People often think of content they might like to share on Facebook but then decide not to post for various reasons.
What is this unshared content? Why do people decide not to post it? How much of it would people post if they could be sure that only the people they wanted to see the items would be able to see them?
Over seven days we asked eighteen Facebook users to tell us everything they thought about posting on Facebook but decided not to post. We found that they:
- most commonly chose not to share because of issues related to how they wanted to present themselves to others
- would have shared about half of the unshared items if they could have only shared them with specific people or groups of people
For the unshared items participants would have preferred to share with specific people, our participants often wanted to share with or block ambiguous groups of people. These ambiguous groups were defined by attributes or by the group members’ relationships to the content.
One participant, for example, “had tickets to an advanced screening of The Avengers and almost posted about how excited [she] was to see it using a bunch of profanity.” She would have posted the item if she could have only shared it with her friends who liked comic books and video games, but chose not to share because she didn’t clearly know her friends’ interests.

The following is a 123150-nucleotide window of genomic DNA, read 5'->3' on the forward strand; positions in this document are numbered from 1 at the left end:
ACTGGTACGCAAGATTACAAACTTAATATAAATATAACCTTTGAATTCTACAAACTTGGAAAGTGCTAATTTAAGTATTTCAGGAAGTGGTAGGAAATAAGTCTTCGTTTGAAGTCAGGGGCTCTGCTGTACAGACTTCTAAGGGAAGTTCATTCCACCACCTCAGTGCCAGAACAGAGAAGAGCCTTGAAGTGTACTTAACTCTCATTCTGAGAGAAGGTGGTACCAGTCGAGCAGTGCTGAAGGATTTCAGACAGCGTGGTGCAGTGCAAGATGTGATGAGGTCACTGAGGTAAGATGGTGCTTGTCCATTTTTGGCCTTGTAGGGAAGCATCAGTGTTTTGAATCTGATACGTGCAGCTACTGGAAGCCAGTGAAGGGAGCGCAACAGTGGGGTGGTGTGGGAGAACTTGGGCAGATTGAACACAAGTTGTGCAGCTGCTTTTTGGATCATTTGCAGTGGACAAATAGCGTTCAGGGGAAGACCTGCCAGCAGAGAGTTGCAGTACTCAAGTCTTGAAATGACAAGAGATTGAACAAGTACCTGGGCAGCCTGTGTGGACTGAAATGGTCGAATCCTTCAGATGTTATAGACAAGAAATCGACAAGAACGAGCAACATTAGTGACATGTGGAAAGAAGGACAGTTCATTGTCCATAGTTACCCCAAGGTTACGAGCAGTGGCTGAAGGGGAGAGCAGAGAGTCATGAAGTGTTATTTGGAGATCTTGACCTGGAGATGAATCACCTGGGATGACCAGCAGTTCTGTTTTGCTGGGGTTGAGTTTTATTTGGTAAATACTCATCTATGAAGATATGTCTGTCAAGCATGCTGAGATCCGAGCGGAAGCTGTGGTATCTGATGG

Another participant wanted to share “articles [she] read on NPR and WeArePowerShift.org – very political stuff” but wanted to block her conservative friends, including her boyfriend’s father, from viewing the items.
Groups like these would be difficult to define using Facebook’s current tools. It might be possible to improve the ability to share with such groups by providing grouping tools that targeted content based on attributes or peoples’ relationships to posts.
For more, see our full paper, “The Post that Wasn’t: Exploring Self-Censorship on Facebook.”
Manya Sleeper, Carnegie Mellon University
Rebecca Balebako, Carnegie Mellon University
Sauvik Das, Carnegie Mellon University
Amber Lynn McConahy, Carnegie Mellon University
Jason Wiese, Carnegie Mellon University
Lorrie Faith Cranor, Carnegie Mellon University